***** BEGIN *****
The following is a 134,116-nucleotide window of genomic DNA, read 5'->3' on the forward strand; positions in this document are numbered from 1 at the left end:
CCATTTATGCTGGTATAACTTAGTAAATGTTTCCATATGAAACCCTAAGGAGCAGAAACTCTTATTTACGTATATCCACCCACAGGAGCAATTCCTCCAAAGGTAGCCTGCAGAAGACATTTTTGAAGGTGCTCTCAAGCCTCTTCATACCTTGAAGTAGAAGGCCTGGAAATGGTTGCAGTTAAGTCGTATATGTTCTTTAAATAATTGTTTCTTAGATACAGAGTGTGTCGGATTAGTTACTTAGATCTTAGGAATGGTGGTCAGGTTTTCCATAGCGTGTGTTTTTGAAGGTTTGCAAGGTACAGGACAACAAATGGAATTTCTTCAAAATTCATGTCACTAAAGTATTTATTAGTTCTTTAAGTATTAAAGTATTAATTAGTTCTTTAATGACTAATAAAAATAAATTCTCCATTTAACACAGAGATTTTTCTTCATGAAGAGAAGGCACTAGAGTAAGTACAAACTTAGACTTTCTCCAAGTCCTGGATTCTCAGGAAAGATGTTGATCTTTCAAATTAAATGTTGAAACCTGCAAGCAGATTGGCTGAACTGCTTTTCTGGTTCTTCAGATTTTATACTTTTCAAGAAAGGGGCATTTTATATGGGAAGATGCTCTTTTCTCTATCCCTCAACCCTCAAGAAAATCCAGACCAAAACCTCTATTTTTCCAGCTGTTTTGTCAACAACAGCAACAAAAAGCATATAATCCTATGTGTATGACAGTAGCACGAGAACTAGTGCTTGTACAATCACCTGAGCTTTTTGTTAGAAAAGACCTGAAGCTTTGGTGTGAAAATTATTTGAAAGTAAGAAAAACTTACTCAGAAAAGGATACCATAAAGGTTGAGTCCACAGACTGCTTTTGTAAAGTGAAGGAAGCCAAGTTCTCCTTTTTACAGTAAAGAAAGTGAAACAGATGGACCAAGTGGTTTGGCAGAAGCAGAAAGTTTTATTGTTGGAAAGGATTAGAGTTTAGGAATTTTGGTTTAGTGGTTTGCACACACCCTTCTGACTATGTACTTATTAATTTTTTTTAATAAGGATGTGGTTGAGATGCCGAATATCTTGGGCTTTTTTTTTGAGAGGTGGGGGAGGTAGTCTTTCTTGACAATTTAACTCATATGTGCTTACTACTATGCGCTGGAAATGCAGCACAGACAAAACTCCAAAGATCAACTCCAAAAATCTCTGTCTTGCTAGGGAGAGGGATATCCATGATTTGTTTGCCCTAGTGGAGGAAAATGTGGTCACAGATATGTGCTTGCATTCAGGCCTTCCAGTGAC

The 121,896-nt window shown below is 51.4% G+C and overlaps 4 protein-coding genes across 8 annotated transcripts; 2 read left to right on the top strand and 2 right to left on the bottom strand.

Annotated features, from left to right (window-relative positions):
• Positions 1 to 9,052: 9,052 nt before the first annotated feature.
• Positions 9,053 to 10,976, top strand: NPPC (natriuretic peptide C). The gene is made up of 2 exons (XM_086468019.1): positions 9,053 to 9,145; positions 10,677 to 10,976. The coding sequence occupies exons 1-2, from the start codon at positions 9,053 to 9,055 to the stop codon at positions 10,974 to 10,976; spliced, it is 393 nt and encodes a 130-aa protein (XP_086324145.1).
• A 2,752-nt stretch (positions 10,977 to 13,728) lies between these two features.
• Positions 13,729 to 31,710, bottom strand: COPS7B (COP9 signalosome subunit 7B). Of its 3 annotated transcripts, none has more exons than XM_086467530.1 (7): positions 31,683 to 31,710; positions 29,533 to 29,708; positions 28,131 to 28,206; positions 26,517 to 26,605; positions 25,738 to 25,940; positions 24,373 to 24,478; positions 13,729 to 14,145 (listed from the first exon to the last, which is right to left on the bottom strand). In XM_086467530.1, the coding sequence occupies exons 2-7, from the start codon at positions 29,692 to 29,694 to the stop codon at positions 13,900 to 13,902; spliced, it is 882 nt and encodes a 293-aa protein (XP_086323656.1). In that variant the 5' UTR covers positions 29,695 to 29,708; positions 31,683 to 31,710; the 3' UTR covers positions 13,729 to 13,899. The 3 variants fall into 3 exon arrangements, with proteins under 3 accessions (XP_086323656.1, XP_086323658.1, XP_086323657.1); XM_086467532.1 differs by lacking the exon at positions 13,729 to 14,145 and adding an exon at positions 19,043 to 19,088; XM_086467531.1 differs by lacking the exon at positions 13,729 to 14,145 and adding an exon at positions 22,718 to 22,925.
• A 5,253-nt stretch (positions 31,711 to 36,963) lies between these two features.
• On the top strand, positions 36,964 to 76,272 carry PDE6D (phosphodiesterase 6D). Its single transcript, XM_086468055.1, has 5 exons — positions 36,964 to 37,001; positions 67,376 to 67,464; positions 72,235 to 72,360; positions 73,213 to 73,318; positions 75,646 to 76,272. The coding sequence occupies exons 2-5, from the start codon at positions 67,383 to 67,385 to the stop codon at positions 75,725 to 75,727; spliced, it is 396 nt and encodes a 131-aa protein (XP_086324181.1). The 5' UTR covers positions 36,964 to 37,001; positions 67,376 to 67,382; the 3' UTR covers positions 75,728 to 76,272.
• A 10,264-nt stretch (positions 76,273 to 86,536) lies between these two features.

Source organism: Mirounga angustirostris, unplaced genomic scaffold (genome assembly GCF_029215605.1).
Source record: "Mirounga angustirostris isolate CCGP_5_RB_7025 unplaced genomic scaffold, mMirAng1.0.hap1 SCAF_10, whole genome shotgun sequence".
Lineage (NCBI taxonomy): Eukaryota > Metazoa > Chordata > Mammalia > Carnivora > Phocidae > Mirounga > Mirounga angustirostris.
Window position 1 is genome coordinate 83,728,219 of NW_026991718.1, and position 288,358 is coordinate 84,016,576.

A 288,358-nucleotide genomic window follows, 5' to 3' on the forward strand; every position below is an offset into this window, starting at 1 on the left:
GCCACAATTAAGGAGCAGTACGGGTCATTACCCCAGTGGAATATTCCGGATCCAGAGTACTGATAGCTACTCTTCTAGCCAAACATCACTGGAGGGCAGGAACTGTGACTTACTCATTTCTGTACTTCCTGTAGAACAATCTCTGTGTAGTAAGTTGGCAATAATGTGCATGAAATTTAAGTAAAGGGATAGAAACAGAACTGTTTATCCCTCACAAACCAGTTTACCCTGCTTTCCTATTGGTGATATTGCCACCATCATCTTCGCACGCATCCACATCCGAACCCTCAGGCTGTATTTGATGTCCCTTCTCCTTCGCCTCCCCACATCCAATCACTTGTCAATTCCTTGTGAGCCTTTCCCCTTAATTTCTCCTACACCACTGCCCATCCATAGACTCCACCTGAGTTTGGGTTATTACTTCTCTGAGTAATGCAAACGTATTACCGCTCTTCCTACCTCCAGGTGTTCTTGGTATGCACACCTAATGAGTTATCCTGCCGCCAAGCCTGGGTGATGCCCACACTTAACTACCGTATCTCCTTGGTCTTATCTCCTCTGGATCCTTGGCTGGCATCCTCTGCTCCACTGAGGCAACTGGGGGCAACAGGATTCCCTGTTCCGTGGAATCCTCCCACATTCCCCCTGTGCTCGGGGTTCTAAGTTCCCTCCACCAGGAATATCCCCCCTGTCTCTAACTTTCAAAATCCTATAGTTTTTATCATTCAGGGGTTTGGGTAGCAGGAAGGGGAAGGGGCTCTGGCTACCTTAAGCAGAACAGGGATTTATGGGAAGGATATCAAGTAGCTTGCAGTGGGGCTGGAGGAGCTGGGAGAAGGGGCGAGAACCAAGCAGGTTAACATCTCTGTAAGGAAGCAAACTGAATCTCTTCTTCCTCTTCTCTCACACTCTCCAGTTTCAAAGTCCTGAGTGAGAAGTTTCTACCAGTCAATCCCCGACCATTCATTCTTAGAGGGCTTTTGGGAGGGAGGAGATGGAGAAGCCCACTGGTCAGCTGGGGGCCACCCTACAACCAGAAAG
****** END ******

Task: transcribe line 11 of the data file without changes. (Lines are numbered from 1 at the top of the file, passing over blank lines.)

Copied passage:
• A 10,264-nt stretch (positions 76,273 to 86,536) lies between these two features.